Thursday, October 26, 2017

What Libertarians Need to Understand About The Nature of Political Alliances

Over at EPJ, I posted, A Potential Alliance Between Socialists and Libertarians Over Puerto Rican Government Debt, the regular and wise NY Cynic commented:
Unless I personally know the person Ill never stand with or trust a socialist (or conservative, liberal or altrigher for that matter).
However, my view is a bit different on this point.

The idea of an alliance is not to
"stand with or trust a socialist (or conservative, liberal or altrigher for that matter)." Most of these people are at best misinformed.

An alliance should be used to advance a specific cause and to pick-off recruits from those we align with. It is never to endorse an individual interventionist or interventionist group.

Certainly, advancing Puerto Rican government default is a good cause. We need not address any other issues with anyone we align with, other than the particular issue we are in agreement on.

But further, an alliance on a particular issue can provide us with a means to address through speeches and written articles our common views with those we align with, which may cause some we align with to look into our libertarian writings on other topics.

In other words, an alliance is about expanding our voice on a particular topic and using the larger body as a recruiting field. To be sure, we need to keep the hardcore strong but"popular front" action should not be dismissed.

As Murray Rothbard has written:
The hardcore man is working for his idea on two levels: in a “popular” or “united” front for limited libertarian goals, and to try to influence his colleagues as well as the masses in the direction of the total system. (This is the essence of the much-misunderstood Leninist theory of “infiltration.”)...

[O]ne of the reasons behind the idea of “infiltration” is that we can probably never hope to have everyone a hardcore man, just as we can never hope to have everyone an intellectual. Since the hard core will always be relatively small, its influence must be maximized by giving it “leverage” through allied, less libertarian “united fronts” with less libertarian thinkers and doers.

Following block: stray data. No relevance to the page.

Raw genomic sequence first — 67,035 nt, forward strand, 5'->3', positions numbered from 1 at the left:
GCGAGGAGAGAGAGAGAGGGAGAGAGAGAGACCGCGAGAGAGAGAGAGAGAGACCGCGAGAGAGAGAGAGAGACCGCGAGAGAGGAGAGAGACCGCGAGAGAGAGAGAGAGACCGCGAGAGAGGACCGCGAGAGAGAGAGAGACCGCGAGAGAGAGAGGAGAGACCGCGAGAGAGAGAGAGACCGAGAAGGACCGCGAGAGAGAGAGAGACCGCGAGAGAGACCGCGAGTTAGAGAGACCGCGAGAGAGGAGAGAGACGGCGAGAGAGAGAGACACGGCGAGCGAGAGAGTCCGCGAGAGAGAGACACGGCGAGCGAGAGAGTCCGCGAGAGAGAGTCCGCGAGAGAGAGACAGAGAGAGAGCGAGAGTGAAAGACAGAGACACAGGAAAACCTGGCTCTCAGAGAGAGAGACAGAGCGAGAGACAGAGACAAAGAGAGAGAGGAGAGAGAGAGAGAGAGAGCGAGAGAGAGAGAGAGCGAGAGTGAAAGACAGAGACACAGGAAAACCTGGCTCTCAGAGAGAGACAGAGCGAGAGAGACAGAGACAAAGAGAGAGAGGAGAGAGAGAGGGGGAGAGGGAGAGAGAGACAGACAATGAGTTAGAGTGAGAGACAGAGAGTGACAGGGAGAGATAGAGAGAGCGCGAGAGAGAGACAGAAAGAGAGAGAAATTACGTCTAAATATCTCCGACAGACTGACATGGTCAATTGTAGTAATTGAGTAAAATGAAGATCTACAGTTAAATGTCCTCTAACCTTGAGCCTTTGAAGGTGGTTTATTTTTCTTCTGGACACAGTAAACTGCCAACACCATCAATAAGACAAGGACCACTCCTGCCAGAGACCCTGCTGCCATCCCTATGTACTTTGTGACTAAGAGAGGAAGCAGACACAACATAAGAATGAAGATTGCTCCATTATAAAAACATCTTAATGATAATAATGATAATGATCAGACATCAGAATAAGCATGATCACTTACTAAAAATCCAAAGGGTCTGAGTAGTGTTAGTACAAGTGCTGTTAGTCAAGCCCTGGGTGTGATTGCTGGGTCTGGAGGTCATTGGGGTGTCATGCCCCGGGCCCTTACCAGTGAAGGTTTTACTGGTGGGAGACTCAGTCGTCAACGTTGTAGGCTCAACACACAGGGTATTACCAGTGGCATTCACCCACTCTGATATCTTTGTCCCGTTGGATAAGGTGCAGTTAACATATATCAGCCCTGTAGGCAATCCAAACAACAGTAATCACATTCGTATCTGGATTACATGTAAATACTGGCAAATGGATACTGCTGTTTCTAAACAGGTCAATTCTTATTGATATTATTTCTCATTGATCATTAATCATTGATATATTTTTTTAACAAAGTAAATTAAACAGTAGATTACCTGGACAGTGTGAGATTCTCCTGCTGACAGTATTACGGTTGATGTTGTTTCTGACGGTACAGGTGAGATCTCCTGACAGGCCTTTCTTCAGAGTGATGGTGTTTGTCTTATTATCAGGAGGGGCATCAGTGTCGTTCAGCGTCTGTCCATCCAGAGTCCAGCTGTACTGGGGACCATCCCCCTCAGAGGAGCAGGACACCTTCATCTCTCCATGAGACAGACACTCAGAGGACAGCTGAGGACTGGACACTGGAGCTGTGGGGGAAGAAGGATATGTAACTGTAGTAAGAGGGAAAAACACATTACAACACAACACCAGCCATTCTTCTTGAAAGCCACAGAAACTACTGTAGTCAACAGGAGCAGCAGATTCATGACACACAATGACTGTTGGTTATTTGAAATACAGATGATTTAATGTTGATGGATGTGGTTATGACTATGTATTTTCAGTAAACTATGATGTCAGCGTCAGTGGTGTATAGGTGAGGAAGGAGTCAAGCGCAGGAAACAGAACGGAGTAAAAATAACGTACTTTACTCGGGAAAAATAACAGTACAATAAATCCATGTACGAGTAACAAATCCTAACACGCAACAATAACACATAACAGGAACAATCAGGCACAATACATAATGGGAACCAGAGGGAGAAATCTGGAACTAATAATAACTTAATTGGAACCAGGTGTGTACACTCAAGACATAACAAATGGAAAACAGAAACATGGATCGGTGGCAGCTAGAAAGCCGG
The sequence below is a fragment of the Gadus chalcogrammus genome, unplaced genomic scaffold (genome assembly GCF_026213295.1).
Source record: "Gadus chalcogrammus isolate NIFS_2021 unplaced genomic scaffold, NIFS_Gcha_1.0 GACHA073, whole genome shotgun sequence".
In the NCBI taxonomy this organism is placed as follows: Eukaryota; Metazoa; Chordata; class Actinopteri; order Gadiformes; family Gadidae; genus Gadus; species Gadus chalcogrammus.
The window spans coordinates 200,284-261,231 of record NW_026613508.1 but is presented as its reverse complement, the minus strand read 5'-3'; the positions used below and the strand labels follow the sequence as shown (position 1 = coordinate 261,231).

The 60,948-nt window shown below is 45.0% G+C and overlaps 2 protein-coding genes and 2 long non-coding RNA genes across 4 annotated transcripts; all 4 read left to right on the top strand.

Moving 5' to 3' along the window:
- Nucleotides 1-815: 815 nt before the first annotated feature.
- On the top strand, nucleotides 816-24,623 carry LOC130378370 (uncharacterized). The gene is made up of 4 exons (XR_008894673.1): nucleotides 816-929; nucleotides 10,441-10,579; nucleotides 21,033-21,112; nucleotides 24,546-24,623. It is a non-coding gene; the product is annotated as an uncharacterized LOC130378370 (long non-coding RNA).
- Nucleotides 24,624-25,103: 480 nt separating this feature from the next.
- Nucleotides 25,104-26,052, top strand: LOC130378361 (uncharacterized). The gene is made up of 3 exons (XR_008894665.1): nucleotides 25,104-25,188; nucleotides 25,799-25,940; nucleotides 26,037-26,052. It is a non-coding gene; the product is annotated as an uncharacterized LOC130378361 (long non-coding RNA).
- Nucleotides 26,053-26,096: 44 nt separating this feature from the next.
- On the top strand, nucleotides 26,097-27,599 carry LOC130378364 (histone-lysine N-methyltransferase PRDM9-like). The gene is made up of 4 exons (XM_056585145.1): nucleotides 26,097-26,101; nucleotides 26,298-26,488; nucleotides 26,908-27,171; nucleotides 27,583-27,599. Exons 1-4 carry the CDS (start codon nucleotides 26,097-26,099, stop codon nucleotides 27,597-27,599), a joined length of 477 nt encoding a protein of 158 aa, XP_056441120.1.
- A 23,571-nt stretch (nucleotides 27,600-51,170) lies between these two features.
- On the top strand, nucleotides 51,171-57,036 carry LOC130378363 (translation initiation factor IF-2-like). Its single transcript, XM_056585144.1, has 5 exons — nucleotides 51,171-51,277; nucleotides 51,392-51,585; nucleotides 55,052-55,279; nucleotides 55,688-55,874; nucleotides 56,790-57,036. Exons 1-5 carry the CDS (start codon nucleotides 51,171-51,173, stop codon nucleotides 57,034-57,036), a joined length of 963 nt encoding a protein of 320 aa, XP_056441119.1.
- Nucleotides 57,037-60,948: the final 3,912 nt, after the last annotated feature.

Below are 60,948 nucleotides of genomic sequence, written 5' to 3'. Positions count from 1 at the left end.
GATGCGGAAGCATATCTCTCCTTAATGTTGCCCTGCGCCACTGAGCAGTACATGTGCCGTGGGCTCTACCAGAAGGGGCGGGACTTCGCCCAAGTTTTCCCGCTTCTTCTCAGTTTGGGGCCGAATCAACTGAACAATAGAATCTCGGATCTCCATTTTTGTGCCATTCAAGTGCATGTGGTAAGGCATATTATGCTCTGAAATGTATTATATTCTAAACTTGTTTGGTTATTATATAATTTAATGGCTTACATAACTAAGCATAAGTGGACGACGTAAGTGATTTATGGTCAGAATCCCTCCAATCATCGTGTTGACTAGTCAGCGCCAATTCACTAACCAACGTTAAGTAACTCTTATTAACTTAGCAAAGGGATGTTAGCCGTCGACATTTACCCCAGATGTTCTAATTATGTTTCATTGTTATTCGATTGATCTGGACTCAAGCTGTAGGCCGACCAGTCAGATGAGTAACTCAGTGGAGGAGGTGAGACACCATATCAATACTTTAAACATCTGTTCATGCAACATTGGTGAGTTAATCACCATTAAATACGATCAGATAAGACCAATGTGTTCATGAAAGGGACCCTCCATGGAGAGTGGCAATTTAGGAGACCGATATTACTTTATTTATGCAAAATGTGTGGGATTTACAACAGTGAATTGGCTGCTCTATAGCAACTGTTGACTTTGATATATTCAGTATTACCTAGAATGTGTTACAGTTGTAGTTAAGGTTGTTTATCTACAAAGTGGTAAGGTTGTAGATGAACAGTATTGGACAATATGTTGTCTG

To restate my view of the proper strategy: we must, first and foremost, nourish and increase the hard core; we must, then, try to diffuse and advance principles and action as far as possible in the direction of hardcore doctrines. To abandon the hard core is liquidationist; to abandon all hardcore leverage upon others is to remain sterile and ineffective. We must combine the two elements; we must, in short, nourish and develop a hard core, which will then permeate and exert leverage upon others.


  1. I couldn't agree more. If someone cares enough about an issue to go out and demonstrate over it, then they'll listen to other things you have to say if you agree with their position.

    So, if you're agreeing with a socialist about defaulting on the Puerto Rican debt, they're more likely to listen to why you agree with them. When they hear your different reasons, they might become more sympathetic.

    This is how Ron Paul won me over in 2007. The most-important issue to me was war and the U.S. foreign policy. I saw him on Bill Maher's show:

    I then went onto his website and found out what else what he was selling, and it was good.

  2. Libertarians have a bridge burning fetish.

  3. Fair enough, I guess it would make sense to make most of an opportunity when it presents itself. Better for the movement to have a presence at a event on a particular issue than fully yield it to others.

  4. As long as the alliance is on topic and is mostly, if not all, limited to public utterances. It matters with whom we align the closer to a personal relation/alliance it becomes.

    How long would you ally with a cannibal?